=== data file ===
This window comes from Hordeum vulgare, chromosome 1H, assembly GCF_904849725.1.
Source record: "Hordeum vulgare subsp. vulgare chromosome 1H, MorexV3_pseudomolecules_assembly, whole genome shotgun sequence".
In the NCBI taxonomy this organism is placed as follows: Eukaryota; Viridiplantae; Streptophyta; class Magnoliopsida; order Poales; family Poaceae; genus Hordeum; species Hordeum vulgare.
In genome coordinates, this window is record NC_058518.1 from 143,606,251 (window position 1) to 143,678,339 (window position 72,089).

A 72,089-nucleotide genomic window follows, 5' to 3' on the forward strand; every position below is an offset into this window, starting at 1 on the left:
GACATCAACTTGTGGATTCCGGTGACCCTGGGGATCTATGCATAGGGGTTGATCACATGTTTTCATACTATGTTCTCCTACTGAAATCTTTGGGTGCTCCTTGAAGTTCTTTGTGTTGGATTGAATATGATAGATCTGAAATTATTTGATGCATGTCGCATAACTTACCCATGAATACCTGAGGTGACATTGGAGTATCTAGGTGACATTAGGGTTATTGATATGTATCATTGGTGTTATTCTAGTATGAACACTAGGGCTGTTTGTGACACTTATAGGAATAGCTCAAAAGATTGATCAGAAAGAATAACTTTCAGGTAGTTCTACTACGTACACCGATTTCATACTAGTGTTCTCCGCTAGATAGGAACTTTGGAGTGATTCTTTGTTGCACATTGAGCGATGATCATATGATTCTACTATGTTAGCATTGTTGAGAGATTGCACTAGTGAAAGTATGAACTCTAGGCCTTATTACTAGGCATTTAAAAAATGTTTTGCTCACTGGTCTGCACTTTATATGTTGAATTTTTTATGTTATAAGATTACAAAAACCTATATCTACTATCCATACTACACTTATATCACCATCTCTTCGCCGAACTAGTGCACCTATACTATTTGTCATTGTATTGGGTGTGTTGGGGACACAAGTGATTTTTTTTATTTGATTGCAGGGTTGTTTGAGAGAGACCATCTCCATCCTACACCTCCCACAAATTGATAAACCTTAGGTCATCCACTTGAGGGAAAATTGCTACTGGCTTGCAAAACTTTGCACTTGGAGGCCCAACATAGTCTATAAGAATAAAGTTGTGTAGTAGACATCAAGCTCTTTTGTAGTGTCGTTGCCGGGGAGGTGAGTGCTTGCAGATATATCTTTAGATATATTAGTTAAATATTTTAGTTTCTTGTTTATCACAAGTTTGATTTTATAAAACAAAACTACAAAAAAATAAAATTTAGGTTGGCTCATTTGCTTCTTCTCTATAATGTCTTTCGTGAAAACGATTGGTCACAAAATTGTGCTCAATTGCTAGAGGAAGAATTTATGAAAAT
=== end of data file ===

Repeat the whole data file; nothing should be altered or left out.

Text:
This window comes from Hordeum vulgare, chromosome 1H, assembly GCF_904849725.1.
Source record: "Hordeum vulgare subsp. vulgare chromosome 1H, MorexV3_pseudomolecules_assembly, whole genome shotgun sequence".
In the NCBI taxonomy this organism is placed as follows: Eukaryota; Viridiplantae; Streptophyta; class Magnoliopsida; order Poales; family Poaceae; genus Hordeum; species Hordeum vulgare.
In genome coordinates, this window is record NC_058518.1 from 143,606,251 (window position 1) to 143,678,339 (window position 72,089).

A 72,089-nucleotide genomic window follows, 5' to 3' on the forward strand; every position below is an offset into this window, starting at 1 on the left:
GACATCAACTTGTGGATTCCGGTGACCCTGGGGATCTATGCATAGGGGTTGATCACATGTTTTCATACTATGTTCTCCTACTGAAATCTTTGGGTGCTCCTTGAAGTTCTTTGTGTTGGATTGAATATGATAGATCTGAAATTATTTGATGCATGTCGCATAACTTACCCATGAATACCTGAGGTGACATTGGAGTATCTAGGTGACATTAGGGTTATTGATATGTATCATTGGTGTTATTCTAGTATGAACACTAGGGCTGTTTGTGACACTTATAGGAATAGCTCAAAAGATTGATCAGAAAGAATAACTTTCAGGTAGTTCTACTACGTACACCGATTTCATACTAGTGTTCTCCGCTAGATAGGAACTTTGGAGTGATTCTTTGTTGCACATTGAGCGATGATCATATGATTCTACTATGTTAGCATTGTTGAGAGATTGCACTAGTGAAAGTATGAACTCTAGGCCTTATTACTAGGCATTTAAAAAATGTTTTGCTCACTGGTCTGCACTTTATATGTTGAATTTTTTATGTTATAAGATTACAAAAACCTATATCTACTATCCATACTACACTTATATCACCATCTCTTCGCCGAACTAGTGCACCTATACTATTTGTCATTGTATTGGGTGTGTTGGGGACACAAGTGATTTTTTTTATTTGATTGCAGGGTTGTTTGAGAGAGACCATCTCCATCCTACACCTCCCACAAATTGATAAACCTTAGGTCATCCACTTGAGGGAAAATTGCTACTGGCTTGCAAAACTTTGCACTTGGAGGCCCAACATAGTCTATAAGAATAAAGTTGTGTAGTAGACATCAAGCTCTTTTGTAGTGTCGTTGCCGGGGAGGTGAGTGCTTGCAGATATATCTTTAGATATATTAGTTAAATATTTTAGTTTCTTGTTTATCACAAGTTTGATTTTATAAAACAAAACTACAAAAAAATAAAATTTAGGTTGGCTCATTTGCTTCTTCTCTATAATGTCTTTCGTGAAAACGATTGGTCACAAAATTGTGCTCAATTGCTAGAGGAAGAATTTATGAAAAT